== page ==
B is for Brain Development!

Wednesday, August 31, 2011



During the preschool years 90% of brain growth occurs. It is critical that adults provide positive experiences and environments for the optimal development of children during these important years.

I am very pleased to share this post to participate with a wonderful group in a celebration of 20,000 individuals supporting the importance of the early years in a child's development. Deborah J. Stewart is dedicated to promoting excellence in early education through her Teach Preschool blog. She has just connected with 20,000 individuals who are dedicated to making a positive impact for young children!

This fun celebration is providing a full alphabet of blog posts on a variety of wonderful aspects of the early childhood  years. You can see all that is provided here - ENJOY!


B.... is for Brain Development!  (And it isn't complicated!)

A child’s brain continues to develop long after birth. The term “brain development” refers to more than how smart a child is. It is the actual growth that takes place in the brain. The experiences a child has in the first few years creates the connections between brain cells and develops the foundation for relationships and learning throughout life.

Nutrition, sleep, regular routines, physical activity, play, and repeated positive experiences with caring adults, strengthens the connections to create the growth of a brain. This makes the brain healthy, ready to get along with others, and eager for more learning.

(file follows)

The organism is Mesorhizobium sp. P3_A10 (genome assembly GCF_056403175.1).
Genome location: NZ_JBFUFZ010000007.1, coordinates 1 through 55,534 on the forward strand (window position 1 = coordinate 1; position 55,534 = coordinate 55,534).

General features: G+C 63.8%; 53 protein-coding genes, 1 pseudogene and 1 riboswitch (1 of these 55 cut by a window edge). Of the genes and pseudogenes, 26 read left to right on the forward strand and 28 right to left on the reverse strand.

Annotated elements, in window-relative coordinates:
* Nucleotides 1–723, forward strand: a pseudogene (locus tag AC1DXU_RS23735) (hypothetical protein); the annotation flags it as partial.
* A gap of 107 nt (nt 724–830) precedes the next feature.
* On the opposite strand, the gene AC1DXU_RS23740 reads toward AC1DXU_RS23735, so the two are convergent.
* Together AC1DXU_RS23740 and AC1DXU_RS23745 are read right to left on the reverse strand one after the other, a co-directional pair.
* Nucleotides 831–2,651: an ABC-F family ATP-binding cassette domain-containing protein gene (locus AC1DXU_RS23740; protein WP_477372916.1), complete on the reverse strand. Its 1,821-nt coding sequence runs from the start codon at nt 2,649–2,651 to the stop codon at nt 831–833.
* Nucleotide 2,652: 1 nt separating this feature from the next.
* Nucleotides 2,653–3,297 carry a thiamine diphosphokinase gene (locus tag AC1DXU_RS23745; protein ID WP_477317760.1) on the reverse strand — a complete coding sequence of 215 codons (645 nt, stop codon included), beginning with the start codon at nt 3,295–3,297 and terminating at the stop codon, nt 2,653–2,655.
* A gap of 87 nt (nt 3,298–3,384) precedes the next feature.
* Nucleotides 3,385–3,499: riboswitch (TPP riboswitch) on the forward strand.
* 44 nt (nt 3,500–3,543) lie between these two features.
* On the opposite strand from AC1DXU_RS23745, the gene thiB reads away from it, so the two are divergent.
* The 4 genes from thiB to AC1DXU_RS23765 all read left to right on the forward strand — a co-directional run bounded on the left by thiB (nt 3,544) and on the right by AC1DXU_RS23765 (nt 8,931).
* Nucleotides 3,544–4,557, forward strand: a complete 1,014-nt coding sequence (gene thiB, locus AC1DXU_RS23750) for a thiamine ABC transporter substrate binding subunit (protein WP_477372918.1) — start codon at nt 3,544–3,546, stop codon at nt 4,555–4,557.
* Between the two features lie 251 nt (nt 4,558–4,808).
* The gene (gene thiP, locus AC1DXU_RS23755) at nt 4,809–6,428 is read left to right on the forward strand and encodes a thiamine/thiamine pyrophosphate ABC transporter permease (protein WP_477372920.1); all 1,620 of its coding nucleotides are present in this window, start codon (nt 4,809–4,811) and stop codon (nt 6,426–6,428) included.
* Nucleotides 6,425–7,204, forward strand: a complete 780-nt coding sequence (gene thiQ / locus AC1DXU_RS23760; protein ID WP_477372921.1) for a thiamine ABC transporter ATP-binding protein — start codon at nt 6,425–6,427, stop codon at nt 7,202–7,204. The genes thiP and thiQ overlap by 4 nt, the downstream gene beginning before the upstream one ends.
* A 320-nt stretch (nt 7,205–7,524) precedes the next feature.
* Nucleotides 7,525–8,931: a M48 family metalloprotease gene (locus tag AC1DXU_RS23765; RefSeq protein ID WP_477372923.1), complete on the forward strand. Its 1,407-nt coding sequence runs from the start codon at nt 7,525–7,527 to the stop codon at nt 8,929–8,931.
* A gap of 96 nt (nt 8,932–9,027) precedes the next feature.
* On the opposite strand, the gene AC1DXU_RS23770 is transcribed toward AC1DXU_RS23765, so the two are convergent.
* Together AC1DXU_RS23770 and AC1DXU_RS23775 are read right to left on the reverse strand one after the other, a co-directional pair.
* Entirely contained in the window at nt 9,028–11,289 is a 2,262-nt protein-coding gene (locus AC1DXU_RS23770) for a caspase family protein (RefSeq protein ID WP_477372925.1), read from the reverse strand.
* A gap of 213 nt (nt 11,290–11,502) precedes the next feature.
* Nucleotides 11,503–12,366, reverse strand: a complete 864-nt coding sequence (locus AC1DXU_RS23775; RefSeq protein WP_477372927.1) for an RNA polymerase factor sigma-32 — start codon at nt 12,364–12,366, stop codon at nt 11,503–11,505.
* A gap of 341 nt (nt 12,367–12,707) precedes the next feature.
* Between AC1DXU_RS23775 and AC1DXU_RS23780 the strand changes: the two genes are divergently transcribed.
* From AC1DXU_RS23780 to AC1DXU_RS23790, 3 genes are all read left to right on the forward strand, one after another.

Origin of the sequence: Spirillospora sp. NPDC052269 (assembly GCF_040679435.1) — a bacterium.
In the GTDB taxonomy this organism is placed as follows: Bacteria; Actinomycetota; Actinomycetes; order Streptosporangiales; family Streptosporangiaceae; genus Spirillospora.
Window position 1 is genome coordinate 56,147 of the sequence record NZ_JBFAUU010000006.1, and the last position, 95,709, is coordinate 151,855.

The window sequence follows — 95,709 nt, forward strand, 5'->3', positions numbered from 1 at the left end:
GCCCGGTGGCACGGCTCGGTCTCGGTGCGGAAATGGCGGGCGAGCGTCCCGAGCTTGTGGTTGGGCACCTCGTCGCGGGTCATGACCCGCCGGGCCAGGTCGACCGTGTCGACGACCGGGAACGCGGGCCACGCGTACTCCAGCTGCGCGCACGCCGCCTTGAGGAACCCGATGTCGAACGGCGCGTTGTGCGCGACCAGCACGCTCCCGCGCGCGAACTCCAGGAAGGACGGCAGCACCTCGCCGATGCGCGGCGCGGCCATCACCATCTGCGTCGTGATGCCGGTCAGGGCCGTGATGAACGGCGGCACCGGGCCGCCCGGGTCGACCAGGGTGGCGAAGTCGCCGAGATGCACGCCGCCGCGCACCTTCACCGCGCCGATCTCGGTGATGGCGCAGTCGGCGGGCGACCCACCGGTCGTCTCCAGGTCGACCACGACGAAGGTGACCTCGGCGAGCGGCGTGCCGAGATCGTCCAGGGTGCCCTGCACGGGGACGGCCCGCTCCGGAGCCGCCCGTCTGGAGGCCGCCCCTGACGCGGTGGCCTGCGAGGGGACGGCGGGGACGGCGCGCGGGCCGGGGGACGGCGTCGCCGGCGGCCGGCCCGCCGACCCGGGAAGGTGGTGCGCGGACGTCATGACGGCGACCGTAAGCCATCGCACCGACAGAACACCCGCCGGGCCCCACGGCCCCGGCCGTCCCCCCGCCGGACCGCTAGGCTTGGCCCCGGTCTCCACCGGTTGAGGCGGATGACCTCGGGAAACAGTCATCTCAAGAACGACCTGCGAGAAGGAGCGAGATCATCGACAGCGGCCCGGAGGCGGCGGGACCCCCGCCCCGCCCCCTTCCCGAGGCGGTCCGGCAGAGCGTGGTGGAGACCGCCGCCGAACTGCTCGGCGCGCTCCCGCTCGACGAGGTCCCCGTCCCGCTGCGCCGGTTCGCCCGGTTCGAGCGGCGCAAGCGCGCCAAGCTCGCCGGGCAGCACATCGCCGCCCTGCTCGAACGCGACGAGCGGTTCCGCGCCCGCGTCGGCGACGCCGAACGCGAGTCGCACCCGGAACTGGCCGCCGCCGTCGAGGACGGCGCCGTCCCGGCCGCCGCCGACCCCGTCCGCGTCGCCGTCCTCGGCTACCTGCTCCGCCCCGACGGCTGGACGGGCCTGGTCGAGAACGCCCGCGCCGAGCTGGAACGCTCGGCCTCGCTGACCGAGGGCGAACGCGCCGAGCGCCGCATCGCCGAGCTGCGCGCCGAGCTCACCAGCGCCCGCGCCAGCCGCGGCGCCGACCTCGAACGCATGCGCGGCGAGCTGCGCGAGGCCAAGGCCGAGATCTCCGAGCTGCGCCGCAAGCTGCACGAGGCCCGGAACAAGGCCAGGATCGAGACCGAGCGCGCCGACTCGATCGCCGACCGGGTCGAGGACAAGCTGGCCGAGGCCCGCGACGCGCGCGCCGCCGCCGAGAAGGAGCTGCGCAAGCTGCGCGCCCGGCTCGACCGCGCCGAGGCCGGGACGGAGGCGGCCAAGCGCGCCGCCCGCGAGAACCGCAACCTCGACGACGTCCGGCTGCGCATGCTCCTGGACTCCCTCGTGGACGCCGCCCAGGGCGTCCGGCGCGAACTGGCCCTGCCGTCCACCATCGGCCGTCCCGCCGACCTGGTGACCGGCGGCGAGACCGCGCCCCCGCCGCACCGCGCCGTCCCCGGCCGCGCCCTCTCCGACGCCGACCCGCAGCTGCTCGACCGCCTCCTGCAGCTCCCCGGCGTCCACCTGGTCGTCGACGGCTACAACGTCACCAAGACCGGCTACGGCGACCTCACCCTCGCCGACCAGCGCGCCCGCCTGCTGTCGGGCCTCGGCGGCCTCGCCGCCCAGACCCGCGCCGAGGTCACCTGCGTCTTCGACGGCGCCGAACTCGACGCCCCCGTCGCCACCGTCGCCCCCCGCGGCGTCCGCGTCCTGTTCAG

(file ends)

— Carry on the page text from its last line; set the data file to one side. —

However, constant exposure to stress, limited stimulation, poor nutrition and lack of a nurturing relationship all create a brain being “wired” in a way that leads to emotional and learning problems. Growing brains adapt to the environment they are exposed to.  A brain will adapt to a negative environment just as easily as it will adapt to a positive environment

Understanding this creates the awareness that adults in a child’s life can have a long-lasting impact.
Following are a few areas to focus on and share!

Warm Responsive Care
        Children’s primary need is to know they are loved. This is only learned through consistent nurturing interactions with primary caregivers.

Talk
        The brain makes connections for learning language only from what a child hears. A child needs to hear lots of language throughout the day. Language is learned through direct interaction, 
not from a television or video.

Safe, Healthy Environment
        A variety of nutritious foods, a lead free and safe environment for a child to explore contributes to a well developed brain. A brain requires little stress and routines to feel safe and relaxed. 
Sleep and rest are also necessary to a healthy brain.

Play
        Play is the way the brain learns about the world. Lots of interaction and exploration help the brain form connections that make later learning easier. 
Play outdoors additionally impacts brain development in healthy ways.
What a children need most is adults that understand development!
Parents and medical professionals that are aware and well educated on brain development can provide all that a growing brain needs most. 

Early childhood educators play a vital role in partnering to share in implementing this valuable knowledge.Through working together we can ensure all children receive the experiences that will most positively impact healthy brain connections and success in life for all children!
        ~ We ALL benefit when ALL children 
have well developed brains! ~